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Teeny Tiny Summits: Big ideas for small places

Presented by Katie Nolan
in Economic Development, Innovation

Sponsored by Regional Economic Development Branch, OMAFRA

I had a “eureka” moment at a recent Teeny Tiny Summit.

It was toward the end of the day. Peter Kenyon, renowned Australian community development consultant, had thoroughly inspired the audience earlier that day. His message of rural community empowerment, driven by real-life examples from all over the world, never fails to provide insight, provoke thought, and inspire. Throughout the day, we had heard about a fantastic array of impactful rural projects, innovative businesses, and amazing community leadership.

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At the end of the day, it hit me. I realized something critical. These innovative, successful, job-creating, youth-attracting, market-pursuing businesses and communities were succeeding because of, not in spite of, being located in Teeny Tiny Places. They spoke about abundance. They spoke about abundance of community support, of opportunity, of space, of municipal encouragement.

What is a Teeny Tiny Place?

Teeny Tiny Places make up the vast majority of the geography of Canada. Over time, a loose definition of a Teeny Tiny Place has been developed. It’s not stringent, it’s more of a diagnostic test. If you check most of the boxes, you’re probably a Teeny Tiny Place:

  • rural location;
  • village centres of populations less than 1,000;
  • few dominant economic drivers;
  • stable or slightly declining population;
  • village centres without water and wastewater servicing; and
  • most economic development activity is undertaken by volunteers.

Why Teeny Tiny Summits?

Teeny Tiny Summits were initiated as a way to engage small communities in a discussion of scale-appropriate economic development. To date, more than 1,400 people have participated in a Teeny Tiny Summit in Ontario. These events began in 2016, initiated by Regional Economic Development staff with the Ministry of Agriculture, Food and Rural Affairs. Since that time, 12 events have been held. Why have they been so successful?

1. They are relevant for small communities.

Teeny Tiny Summits are a dedicated space for smaller communities to talk about scale appropriate community economic development, sharing content that will be 100 percent relevant to Teeny Tiny Places.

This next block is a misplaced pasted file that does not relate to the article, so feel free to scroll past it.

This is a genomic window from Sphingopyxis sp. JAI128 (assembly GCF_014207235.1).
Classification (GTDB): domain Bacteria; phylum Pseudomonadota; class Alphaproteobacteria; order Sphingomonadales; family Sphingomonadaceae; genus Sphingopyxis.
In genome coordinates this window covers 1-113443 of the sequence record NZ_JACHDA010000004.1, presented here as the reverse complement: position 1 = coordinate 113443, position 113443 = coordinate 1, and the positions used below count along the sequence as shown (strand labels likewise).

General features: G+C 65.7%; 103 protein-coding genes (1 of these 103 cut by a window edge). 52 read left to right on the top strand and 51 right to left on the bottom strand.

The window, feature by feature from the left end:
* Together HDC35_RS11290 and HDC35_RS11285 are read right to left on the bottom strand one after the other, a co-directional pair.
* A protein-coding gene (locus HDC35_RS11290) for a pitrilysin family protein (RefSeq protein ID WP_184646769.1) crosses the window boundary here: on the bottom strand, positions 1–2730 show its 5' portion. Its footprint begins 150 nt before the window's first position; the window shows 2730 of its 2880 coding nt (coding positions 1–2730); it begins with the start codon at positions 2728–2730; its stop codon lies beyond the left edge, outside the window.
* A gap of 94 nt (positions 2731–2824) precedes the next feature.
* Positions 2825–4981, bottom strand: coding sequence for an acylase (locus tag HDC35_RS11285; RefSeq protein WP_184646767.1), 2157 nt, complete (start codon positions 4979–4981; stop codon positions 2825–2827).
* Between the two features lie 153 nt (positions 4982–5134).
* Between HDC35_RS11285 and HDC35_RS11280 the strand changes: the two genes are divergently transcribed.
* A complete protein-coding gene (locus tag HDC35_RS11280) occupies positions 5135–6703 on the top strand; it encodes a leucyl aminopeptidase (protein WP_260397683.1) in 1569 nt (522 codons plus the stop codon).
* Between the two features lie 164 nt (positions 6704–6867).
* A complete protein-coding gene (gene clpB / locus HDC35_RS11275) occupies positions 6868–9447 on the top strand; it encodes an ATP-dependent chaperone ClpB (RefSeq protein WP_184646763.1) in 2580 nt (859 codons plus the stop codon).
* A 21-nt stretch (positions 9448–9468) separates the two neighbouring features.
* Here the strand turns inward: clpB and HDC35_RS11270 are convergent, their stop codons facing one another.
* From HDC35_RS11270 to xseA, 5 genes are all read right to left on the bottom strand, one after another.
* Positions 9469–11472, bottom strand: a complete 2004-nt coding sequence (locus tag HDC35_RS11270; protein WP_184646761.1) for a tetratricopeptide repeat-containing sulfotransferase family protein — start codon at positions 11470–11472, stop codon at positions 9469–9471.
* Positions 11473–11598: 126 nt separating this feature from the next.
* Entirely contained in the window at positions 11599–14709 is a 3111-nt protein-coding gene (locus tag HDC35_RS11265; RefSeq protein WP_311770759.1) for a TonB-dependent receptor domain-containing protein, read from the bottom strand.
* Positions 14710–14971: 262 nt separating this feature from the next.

2. They feature local expertise.

We already have experts in our Teeny Tiny Places. Giving them a forum to share that expertise magnifies its benefit to the region.

3. They focus on assets, not deficiencies.

Where there is a challenge, there is also a group of community volunteers, municipal partners, or organizations tackling it in an innovative way. A Teeny Tiny Summit focuses on that innovation, rather than solely the inherent challenge.

2019 Teeny Tiny Summit Series

This has been a flagship year for Teeny Tiny Places. A record of five summits, with 600-plus attendees have been held across Ontario, driven by motivated local communities, and enabled by provincial staff. These fantastic, diverse rural communities hosted the events:

  • Calabogie (Renfrew County) April 4;
  • Black River-Matheson (Cochrane District) April 8;
  • Thorndale (Middlesex County) April 10;
  • Orono (Municipality of Clarington) April 11; and
  • Dysart et al. (Haliburton County) June 7.

To learn more about the Teeny Tiny Summits, and to engage in a discussion about Teeny Tiny Places, please connect with us at www.teenytinysummit.com or on Twitter at @TeenyTinyPlaces. MW

Municipal World Insider and Executive Members: You might also be interested in Liz Huff’s article: A “teeny tiny” movement. Note that you can now access the complete collection of past articles (and more) from your membership dashboard.

Katie Nolan is an Agriculture and Rural Economic Development Advisor with the Ontario Ministry of Agriculture, Food and Rural Affairs (OMAFRA), where she works with rural communities and organizations on community economic development and innovative agricultural initiatives.

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